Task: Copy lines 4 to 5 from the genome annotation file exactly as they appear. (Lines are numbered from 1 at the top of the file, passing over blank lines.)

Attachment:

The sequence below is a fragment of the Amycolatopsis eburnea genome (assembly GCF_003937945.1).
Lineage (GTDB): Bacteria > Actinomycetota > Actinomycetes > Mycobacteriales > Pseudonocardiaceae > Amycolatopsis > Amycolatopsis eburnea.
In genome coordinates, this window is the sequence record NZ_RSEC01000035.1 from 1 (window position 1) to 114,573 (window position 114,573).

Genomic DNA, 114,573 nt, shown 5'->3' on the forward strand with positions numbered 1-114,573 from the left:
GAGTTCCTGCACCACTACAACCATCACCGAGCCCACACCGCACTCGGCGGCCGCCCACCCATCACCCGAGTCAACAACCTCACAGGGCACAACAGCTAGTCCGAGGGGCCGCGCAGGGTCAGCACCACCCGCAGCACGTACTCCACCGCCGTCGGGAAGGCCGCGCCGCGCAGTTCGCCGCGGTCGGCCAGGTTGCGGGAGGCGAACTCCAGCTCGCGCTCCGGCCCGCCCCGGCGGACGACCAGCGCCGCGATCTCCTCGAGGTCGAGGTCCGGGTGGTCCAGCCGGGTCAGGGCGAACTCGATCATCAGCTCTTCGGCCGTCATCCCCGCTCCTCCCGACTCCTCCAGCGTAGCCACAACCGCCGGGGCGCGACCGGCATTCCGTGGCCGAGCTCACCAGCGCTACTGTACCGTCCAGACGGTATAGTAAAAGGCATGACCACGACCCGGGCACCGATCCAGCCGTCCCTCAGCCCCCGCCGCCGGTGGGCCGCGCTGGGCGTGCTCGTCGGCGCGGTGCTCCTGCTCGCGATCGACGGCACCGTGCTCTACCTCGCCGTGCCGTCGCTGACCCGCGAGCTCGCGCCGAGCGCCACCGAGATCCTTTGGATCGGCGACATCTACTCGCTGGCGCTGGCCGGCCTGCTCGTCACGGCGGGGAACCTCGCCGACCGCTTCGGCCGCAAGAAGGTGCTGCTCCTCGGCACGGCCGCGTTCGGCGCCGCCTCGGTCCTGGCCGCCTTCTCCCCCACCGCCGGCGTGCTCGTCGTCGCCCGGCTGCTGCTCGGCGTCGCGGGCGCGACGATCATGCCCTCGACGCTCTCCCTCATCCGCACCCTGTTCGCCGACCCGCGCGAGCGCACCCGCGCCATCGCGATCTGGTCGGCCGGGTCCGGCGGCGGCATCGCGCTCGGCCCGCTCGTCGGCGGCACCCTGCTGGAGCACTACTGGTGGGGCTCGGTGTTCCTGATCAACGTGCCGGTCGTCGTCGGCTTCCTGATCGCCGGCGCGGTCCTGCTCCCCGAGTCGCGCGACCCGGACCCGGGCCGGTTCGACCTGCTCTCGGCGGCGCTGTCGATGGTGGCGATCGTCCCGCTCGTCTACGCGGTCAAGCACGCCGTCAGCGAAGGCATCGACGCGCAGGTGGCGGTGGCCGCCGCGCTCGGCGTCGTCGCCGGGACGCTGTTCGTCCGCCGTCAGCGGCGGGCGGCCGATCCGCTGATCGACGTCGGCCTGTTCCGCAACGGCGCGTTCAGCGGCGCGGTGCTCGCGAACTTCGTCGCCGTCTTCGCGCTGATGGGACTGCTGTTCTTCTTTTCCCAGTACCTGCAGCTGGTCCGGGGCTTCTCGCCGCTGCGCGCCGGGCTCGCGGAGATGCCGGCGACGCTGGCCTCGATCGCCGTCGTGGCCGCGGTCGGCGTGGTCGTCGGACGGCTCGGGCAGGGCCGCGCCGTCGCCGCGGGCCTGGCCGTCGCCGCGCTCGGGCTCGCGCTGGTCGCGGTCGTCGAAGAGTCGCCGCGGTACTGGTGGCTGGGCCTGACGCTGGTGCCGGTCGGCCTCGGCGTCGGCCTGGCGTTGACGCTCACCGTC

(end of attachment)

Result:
Genomic DNA, 114,573 nt, shown 5'->3' on the forward strand with positions numbered 1-114,573 from the left:
GAGTTCCTGCACCACTACAACCATCACCGAGCCCACACCGCACTCGGCGGCCGCCCACCCATCACCCGAGTCAACAACCTCACAGGGCACAACAGCTAGTCCGAGGGGCCGCGCAGGGTCAGCACCACCCGCAGCACGTACTCCACCGCCGTCGGGAAGGCCGCGCCGCGCAGTTCGCCGCGGTCGGCCAGGTTGCGGGAGGCGAACTCCAGCTCGCGCTCCGGCCCGCCCCGGCGGACGACCAGCGCCGCGATCTCCTCGAGGTCGAGGTCCGGGTGGTCCAGCCGGGTCAGGGCGAACTCGATCATCAGCTCTTCGGCCGTCATCCCCGCTCCTCCCGACTCCTCCAGCGTAGCCACAACCGCCGGGGCGCGACCGGCATTCCGTGGCCGAGCTCACCAGCGCTACTGTACCGTCCAGACGGTATAGTAAAAGGCATGACCACGACCCGGGCACCGATCCAGCCGTCCCTCAGCCCCCGCCGCCGGTGGGCCGCGCTGGGCGTGCTCGTCGGCGCGGTGCTCCTGCTCGCGATCGACGGCACCGTGCTCTACCTCGCCGTGCCGTCGCTGACCCGCGAGCTCGCGCCGAGCGCCACCGAGATCCTTTGGATCGGCGACATCTACTCGCTGGCGCTGGCCGGCCTGCTCGTCACGGCGGGGAACCTCGCCGACCGCTTCGGCCGCAAGAAGGTGCTGCTCCTCGGCACGGCCGCGTTCGGCGCCGCCTCGGTCCTGGCCGCCTTCTCCCCCACCGCCGGCGTGCTCGTCGTCGCCCGGCTGCTGCTCGGCGTCGCGGGCGCGACGATCATGCCCTCGACGCTCTCCCTCATCCGCACCCTGTTCGCCGACCCGCGCGAGCGCACCCGCGCCATCGCGATCTGGTCGGCCGGGTCCGGCGGCGGCATCGCGCTCGGCCCGCTCGTCGGCGGCACCCTGCTGGAGCACTACTGGTGGGGCTCGGTGTTCCTGATCAACGTGCCGGTCGTCGTCGGCTTCCTGATCGCCGGCGCGGTCCTGCTCCCCGAGTCGCGCGACCCGGACCCGGGCCGGTTCGACCTGCTCTCGGCGGCGCTGTCGATGGTGGCGATCGTCCCGCTCGTCTACGCGGTCAAGCACGCCGTCAGCGAAGGCATCGACGCGCAGGTGGCGGTGGCCGCCGCGCTCGGCGTCGTCGCCGGGACGCTGTTCGTCCGCCGTCAGCGGCGGGCGGCCGATCCGCTGATCGACGTCGGCCTGTTCCGCAACGGCGCGTTCAGCGGCGCGGTGCTCGCGAACTTCGTCGCCGTCTTCGCGCTGATGGGACTGCTGTTCTTCTTTTCCCAGTACCTGCAGCTGGTCCGGGGCTTCTCGCCGCTGCGCGCCGGGCTCGCGGAGATGCCGGCGACGCTGGCCTCGATCGCCGTCGTGGCCGCGGTCGGCGTGGTCGTCGGACGGCTCGGGCAGGGCCGCGCCGTCGCCGCGGGCCTGGCCGTCGCCGCGCTCGGGCTCGCGCTGGTCGCGGTCGTCGAAGAGTCGCCGCGGTACTGGTGGCTGGGCCTGACGCTGGTGCCGGTCGGCCTCGGCGTCGGCCTGGCGTTGACGCTCACCGTC